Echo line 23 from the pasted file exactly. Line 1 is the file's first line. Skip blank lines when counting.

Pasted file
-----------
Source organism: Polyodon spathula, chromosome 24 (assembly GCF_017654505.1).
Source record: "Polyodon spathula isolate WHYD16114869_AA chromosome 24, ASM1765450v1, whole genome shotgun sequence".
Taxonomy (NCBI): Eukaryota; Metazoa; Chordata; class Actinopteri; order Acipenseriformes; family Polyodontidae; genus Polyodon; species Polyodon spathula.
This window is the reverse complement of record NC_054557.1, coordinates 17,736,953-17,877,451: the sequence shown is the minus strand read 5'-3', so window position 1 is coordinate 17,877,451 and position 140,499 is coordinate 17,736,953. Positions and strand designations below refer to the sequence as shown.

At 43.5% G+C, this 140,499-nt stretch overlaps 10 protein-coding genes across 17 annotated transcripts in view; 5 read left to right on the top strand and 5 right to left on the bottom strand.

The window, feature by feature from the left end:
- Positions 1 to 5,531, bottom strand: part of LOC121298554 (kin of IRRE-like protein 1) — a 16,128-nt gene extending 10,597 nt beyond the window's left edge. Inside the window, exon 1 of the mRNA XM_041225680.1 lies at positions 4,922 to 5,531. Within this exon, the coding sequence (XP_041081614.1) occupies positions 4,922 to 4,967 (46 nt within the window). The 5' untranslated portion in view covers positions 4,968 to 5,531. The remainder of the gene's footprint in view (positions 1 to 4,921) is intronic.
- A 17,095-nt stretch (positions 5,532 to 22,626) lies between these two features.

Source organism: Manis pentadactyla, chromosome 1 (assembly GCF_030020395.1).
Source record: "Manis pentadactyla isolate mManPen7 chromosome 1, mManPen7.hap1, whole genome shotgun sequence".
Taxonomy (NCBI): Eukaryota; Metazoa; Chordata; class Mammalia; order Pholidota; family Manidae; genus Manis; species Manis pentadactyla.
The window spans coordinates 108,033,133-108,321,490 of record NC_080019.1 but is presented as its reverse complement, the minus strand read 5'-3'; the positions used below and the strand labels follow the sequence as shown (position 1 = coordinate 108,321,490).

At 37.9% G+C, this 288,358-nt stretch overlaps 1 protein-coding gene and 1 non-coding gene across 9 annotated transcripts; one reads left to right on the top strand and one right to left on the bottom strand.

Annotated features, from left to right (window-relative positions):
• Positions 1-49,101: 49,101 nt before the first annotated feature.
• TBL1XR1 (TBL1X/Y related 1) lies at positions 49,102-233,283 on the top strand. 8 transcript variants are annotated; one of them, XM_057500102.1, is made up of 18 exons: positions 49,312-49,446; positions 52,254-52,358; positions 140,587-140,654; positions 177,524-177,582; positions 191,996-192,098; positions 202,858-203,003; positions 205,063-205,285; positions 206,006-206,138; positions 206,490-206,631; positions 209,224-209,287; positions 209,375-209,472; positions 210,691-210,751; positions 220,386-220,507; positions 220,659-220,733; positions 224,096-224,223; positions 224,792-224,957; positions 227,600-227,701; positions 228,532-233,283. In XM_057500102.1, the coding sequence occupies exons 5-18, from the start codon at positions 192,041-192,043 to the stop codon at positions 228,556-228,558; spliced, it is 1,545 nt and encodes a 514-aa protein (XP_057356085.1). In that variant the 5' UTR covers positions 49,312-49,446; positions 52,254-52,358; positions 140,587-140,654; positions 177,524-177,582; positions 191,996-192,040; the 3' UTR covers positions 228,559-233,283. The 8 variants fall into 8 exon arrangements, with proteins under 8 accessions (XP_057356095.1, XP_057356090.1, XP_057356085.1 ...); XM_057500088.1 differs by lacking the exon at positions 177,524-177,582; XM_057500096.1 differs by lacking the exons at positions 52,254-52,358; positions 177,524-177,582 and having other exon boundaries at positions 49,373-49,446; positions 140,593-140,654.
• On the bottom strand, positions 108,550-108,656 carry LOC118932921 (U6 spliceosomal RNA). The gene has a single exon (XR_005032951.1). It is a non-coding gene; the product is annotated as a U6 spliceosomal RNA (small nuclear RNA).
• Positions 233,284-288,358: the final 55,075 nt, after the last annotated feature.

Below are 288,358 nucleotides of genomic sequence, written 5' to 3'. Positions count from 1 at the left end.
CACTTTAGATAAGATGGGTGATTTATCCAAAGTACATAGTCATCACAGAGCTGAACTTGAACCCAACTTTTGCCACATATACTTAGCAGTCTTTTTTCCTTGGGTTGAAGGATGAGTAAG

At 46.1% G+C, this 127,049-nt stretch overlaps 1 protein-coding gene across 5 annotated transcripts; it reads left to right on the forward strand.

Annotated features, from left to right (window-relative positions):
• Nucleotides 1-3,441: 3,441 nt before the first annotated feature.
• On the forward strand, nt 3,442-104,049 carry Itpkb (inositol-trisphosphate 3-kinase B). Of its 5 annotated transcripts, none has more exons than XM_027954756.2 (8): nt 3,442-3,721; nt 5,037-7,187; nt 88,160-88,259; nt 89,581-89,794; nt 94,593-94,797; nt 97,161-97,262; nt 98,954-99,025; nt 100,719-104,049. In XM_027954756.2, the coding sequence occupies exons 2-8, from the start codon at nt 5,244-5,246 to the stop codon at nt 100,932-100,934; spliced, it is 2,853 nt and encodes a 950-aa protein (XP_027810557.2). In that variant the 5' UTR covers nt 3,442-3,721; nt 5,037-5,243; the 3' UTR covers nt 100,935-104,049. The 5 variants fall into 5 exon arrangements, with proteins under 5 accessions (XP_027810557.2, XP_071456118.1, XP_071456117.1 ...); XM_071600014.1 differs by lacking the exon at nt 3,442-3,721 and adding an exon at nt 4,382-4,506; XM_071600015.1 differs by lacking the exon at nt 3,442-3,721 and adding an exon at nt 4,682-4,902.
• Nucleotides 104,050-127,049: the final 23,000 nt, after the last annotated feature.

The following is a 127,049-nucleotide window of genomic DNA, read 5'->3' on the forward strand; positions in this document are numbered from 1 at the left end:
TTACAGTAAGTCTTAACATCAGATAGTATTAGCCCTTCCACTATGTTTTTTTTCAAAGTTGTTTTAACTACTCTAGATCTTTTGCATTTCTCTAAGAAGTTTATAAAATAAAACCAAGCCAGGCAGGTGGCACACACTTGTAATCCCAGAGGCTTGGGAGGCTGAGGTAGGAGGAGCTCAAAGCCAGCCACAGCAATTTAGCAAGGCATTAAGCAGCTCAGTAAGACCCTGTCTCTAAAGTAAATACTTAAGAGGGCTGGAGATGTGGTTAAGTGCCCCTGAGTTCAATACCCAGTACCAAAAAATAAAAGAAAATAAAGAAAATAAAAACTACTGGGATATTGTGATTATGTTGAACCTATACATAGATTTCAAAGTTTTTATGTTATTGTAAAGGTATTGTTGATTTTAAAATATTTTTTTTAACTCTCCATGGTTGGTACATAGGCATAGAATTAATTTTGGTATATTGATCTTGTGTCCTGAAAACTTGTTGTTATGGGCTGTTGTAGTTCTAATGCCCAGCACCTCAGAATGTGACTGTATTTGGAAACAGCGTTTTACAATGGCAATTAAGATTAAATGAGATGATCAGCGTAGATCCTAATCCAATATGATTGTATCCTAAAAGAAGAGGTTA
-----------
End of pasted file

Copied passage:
• Nucleotides 1-3,441: 3,441 nt before the first annotated feature.